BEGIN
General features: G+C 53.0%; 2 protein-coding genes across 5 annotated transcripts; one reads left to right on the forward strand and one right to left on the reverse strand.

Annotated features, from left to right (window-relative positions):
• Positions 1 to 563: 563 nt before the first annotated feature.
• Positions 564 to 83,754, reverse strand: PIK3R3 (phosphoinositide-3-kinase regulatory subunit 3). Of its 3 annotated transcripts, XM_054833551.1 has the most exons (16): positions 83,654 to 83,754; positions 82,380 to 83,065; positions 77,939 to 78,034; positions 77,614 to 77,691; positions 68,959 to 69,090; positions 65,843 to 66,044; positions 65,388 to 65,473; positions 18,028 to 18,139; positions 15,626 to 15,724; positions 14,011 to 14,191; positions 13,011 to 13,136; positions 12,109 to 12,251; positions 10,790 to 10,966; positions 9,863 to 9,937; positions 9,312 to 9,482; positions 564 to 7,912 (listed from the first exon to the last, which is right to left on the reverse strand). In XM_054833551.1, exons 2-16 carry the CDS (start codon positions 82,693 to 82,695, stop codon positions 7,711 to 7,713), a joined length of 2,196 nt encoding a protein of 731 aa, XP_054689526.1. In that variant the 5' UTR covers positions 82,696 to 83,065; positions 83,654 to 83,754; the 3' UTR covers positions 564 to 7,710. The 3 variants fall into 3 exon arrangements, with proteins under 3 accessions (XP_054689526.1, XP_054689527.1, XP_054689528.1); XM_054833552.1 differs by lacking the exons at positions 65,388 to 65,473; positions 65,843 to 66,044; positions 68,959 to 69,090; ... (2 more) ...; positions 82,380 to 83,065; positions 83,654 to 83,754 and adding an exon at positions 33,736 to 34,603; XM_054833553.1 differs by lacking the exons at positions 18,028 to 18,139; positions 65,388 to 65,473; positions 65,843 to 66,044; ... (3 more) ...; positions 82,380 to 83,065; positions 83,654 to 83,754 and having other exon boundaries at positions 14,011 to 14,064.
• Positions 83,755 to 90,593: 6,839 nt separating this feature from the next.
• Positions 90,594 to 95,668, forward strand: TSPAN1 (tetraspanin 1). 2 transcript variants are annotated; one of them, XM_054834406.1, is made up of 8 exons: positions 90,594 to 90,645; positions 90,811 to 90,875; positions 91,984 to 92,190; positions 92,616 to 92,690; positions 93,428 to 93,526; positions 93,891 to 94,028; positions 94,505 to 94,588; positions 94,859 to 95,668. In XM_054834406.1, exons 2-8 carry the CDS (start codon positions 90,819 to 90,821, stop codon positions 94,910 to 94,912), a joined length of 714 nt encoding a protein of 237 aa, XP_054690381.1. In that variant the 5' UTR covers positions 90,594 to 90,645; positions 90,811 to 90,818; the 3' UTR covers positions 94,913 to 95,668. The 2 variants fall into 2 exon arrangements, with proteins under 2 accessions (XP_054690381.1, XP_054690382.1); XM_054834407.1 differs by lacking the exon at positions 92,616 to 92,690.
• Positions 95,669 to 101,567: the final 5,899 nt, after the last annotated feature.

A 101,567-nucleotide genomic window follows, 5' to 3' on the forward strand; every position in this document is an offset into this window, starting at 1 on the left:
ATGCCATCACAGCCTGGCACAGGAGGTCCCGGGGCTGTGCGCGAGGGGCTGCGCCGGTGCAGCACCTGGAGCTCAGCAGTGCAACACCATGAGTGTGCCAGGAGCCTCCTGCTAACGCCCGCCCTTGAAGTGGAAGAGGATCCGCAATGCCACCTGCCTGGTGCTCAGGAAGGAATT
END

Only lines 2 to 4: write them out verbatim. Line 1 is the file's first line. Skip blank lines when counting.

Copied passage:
Annotated features, from left to right (window-relative positions):
• Positions 1 to 563: 563 nt before the first annotated feature.
• Positions 564 to 83,754, reverse strand: PIK3R3 (phosphoinositide-3-kinase regulatory subunit 3). Of its 3 annotated transcripts, XM_054833551.1 has the most exons (16): positions 83,654 to 83,754; positions 82,380 to 83,065; positions 77,939 to 78,034; positions 77,614 to 77,691; positions 68,959 to 69,090; positions 65,843 to 66,044; positions 65,388 to 65,473; positions 18,028 to 18,139; positions 15,626 to 15,724; positions 14,011 to 14,191; positions 13,011 to 13,136; positions 12,109 to 12,251; positions 10,790 to 10,966; positions 9,863 to 9,937; positions 9,312 to 9,482; positions 564 to 7,912 (listed from the first exon to the last, which is right to left on the reverse strand). In XM_054833551.1, exons 2-16 carry the CDS (start codon positions 82,693 to 82,695, stop codon positions 7,711 to 7,713), a joined length of 2,196 nt encoding a protein of 731 aa, XP_054689526.1. In that variant the 5' UTR covers positions 82,696 to 83,065; positions 83,654 to 83,754; the 3' UTR covers positions 564 to 7,710. The 3 variants fall into 3 exon arrangements, with proteins under 3 accessions (XP_054689526.1, XP_054689527.1, XP_054689528.1); XM_054833552.1 differs by lacking the exons at positions 65,388 to 65,473; positions 65,843 to 66,044; positions 68,959 to 69,090; ... (2 more) ...; positions 82,380 to 83,065; positions 83,654 to 83,754 and adding an exon at positions 33,736 to 34,603; XM_054833553.1 differs by lacking the exons at positions 18,028 to 18,139; positions 65,388 to 65,473; positions 65,843 to 66,044; ... (3 more) ...; positions 82,380 to 83,065; positions 83,654 to 83,754 and having other exon boundaries at positions 14,011 to 14,064.